The Culture - a human/machine symbiotic society - has thrown up many great Game Players, and one of the greatest is Gurgeh. Jernau Morat Gurgeh. The Player of Games. Master of every board, computer and strategy. Bored with success, Gurgeh travels to the Empire of Azad, cruel and incredibly wealthy, to try their fabulous game...a game so complex, so like life itself, that the winner becomes emperor. Mocked, blackmailed, almost murdered, Gurgeh accepts the game, and with it the challenge of his life - and very possibly his death.
Praise for Iain M. Banks:
"Poetic, humorous, baffling, terrifying, sexy -- the books of Iain M. Banks are all these things and more" -- NME
"An exquisitely riotous tour de force of the imagination which writes its own rules simply for the pleasure of breaking them." -- Time Out
It begins in the realm of the Real, where matter still matters.
It begins with a murder.
And it will not end until the Culture has gone to war with death itself.
Lededje Y'breq is one of the Intagliated, her marked body bearing witness to a family shame, her life belonging to a man whose lust for power is without limit. Prepared to risk everything for her freedom, her release - when it comes - is at a price, and to put things right she will need the help of the Culture.
Benevolent, enlightened and almost infinitely resourceful though it may be, the Culture can only do so much for any individual. With the assistance of one of its most powerful - and arguably deranged - warships, Lededje finds herself heading into a combat zone not even sure which side the Culture is really on. A war - brutal, far-reaching - is already raging within the digital realms that store the souls of the dead, and it's about to erupt into reality.
It started in the realm of the Real and that is where it will end. It will touch countless lives and affect entire civilizations, but at the center of it all is a young woman whose need for revenge masks another motive altogether.
The New York Times bestselling Culture novel...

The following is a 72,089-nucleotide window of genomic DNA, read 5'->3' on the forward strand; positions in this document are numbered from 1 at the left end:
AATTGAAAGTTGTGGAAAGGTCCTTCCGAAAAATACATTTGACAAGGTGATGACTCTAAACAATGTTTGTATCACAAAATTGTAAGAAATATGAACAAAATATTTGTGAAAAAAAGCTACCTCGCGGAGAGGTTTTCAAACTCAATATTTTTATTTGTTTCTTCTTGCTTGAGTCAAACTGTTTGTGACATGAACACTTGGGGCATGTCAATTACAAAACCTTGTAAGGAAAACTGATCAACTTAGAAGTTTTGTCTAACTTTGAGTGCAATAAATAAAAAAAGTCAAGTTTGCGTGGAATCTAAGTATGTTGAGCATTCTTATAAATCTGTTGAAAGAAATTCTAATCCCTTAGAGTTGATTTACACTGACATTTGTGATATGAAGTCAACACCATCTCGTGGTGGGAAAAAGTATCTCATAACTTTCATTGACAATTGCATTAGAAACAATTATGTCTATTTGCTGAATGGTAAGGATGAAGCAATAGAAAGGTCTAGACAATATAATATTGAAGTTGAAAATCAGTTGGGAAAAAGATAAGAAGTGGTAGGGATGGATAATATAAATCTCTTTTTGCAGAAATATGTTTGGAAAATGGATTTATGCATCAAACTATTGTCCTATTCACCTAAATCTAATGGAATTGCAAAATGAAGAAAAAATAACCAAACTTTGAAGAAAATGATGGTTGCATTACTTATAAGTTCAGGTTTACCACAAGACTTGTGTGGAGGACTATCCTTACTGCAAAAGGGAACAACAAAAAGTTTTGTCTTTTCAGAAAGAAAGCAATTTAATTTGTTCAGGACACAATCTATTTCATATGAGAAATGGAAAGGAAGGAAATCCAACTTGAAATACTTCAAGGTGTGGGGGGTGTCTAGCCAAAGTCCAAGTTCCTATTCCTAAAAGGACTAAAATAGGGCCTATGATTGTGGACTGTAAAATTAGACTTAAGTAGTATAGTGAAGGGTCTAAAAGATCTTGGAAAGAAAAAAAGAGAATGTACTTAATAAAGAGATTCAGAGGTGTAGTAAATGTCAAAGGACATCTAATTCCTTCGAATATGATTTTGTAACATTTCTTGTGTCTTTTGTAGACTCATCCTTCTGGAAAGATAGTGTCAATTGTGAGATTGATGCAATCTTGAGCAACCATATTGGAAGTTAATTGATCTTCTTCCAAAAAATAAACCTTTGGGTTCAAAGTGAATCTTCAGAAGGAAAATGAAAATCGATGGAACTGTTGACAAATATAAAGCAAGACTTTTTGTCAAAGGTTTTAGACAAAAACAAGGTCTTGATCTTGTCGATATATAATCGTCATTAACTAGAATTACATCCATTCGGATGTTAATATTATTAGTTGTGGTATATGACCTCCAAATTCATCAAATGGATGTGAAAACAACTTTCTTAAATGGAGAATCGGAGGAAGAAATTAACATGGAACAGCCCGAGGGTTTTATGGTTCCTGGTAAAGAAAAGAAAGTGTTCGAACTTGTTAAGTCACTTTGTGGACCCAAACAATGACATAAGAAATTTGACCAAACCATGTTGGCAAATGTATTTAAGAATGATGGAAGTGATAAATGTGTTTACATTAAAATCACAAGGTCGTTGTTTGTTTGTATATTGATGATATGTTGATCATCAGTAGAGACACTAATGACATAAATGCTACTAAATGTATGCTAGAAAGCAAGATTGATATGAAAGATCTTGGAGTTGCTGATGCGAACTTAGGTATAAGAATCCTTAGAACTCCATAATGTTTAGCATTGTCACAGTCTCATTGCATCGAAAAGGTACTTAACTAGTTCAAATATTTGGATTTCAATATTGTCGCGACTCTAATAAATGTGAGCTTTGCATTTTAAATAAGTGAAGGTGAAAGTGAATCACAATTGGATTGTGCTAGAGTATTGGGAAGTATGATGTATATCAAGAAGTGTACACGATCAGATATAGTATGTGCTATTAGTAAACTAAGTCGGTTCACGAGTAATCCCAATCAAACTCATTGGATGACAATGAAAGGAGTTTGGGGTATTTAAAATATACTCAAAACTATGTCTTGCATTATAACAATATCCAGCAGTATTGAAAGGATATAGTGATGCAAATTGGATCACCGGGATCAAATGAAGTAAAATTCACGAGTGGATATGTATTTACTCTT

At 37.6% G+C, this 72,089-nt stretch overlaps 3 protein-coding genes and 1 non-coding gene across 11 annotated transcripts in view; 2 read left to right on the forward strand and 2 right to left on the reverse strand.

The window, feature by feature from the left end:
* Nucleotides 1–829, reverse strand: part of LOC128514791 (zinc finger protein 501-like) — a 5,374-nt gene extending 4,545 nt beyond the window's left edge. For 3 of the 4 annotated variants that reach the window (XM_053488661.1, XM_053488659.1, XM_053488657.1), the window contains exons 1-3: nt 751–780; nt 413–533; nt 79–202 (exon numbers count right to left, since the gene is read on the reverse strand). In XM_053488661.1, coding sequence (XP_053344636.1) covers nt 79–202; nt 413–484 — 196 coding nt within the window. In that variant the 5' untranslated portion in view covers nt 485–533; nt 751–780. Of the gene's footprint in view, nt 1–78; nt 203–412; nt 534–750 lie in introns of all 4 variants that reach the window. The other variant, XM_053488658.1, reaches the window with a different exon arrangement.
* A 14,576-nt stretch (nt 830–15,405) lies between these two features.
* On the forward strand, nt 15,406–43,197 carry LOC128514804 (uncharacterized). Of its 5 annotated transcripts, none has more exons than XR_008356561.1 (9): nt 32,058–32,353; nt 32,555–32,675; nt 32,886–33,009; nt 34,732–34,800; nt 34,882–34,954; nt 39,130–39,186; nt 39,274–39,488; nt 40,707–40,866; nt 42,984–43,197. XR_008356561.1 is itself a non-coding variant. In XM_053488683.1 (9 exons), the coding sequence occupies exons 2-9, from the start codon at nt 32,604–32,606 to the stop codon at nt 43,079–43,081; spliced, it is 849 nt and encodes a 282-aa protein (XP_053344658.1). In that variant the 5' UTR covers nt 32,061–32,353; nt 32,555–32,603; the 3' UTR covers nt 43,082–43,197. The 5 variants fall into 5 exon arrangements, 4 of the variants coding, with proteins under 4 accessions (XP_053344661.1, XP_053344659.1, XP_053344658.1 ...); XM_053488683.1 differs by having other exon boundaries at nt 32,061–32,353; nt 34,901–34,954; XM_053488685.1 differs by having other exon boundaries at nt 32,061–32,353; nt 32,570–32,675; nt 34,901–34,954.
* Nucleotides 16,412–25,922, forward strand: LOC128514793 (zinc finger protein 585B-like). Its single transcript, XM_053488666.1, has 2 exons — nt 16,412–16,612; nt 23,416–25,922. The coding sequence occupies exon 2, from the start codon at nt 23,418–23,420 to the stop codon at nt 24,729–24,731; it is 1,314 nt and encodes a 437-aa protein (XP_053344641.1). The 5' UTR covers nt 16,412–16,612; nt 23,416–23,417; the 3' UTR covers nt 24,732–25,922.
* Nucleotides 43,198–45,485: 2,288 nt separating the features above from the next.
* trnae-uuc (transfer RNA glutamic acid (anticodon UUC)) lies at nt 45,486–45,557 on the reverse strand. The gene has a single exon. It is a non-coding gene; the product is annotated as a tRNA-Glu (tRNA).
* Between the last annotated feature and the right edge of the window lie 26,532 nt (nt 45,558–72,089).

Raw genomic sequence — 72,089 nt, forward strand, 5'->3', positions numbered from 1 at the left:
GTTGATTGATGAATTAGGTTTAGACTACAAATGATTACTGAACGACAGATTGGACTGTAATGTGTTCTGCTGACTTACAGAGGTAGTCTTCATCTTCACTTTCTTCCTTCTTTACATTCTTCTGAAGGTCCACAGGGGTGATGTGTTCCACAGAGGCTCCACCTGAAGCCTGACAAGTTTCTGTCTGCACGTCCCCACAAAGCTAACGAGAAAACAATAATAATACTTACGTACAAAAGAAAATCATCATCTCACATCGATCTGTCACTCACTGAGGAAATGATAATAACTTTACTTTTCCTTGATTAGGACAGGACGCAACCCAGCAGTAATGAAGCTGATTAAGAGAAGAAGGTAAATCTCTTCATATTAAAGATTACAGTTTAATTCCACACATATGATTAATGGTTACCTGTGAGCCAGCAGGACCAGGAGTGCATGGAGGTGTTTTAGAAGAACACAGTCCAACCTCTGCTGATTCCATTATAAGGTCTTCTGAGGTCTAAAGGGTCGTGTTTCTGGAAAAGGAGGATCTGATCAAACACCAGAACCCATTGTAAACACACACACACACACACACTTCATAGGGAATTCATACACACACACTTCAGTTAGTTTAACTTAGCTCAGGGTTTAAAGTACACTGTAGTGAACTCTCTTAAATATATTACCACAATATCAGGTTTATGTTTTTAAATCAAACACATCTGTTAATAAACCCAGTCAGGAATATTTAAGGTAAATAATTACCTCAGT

The Scavenger species are circling. It is, truly, provably, the End Days for the Gzilt civilization.
An ancient people, organized on military principles and yet almost perversely peaceful, the Gzilt helped set up the Culture ten thousand years earlier and were very nearly one of its founding societies, deciding not to join only at the last moment. Now they've made the collective decision to follow the well-trodden path of millions of other civilizations; they are going to Sublime, elevating themselves to a new and almost infinitely more rich and complex existence.
Amid preparations though, the Regimental High Command is destroyed. Lieutenant Commander (reserve) Vyr Cossont appears to have been involved, and she is now wanted - dead, not alive. Aided only by an ancient, reconditioned android and a suspicious Culture avatar, Cossont must complete her last mission given to her by the High Command. She must find the oldest person in the Culture, a man over nine thousand years old, who might have some idea what really happened all that time ago.
It seems that the final days of the Gzilt civilization are likely to prove its most perilous.
“One of the most vital and original novelists of her generation.” —Larissa MacFarquhar, The New Yorker
From the bestselling author of Americanah and We Should All Be Feminists
Fifteen-year-old Kambili and her older brother Jaja lead a privileged life in Enugu, Nigeria. They live in a beautiful house, with a caring family, and attend an exclusive missionary school. They're completely shielded from the troubles of the world. Yet, as Kambili reveals in her tender-voiced account, things are less perfect than they appear. Although her Papa is generous and well respected, he is fanatically religious and tyrannical at home—a home that is silent and suffocating.
As the country begins to fall apart under a military coup, Kambili and Jaja are sent to their aunt, a university professor outside the city, where they discover a life beyond the confines of their father’s authority. Books cram the shelves, curry and nutmeg permeate the air, and their cousins’ laughter rings throughout the house. When they return home, tensions within the family escalate, and Kambili must find the strength to keep her loved ones together.
Purple Hibiscus is an exquisite novel about the emotional turmoil of adolescence, the powerful bonds of family, and the bright promise of freedom.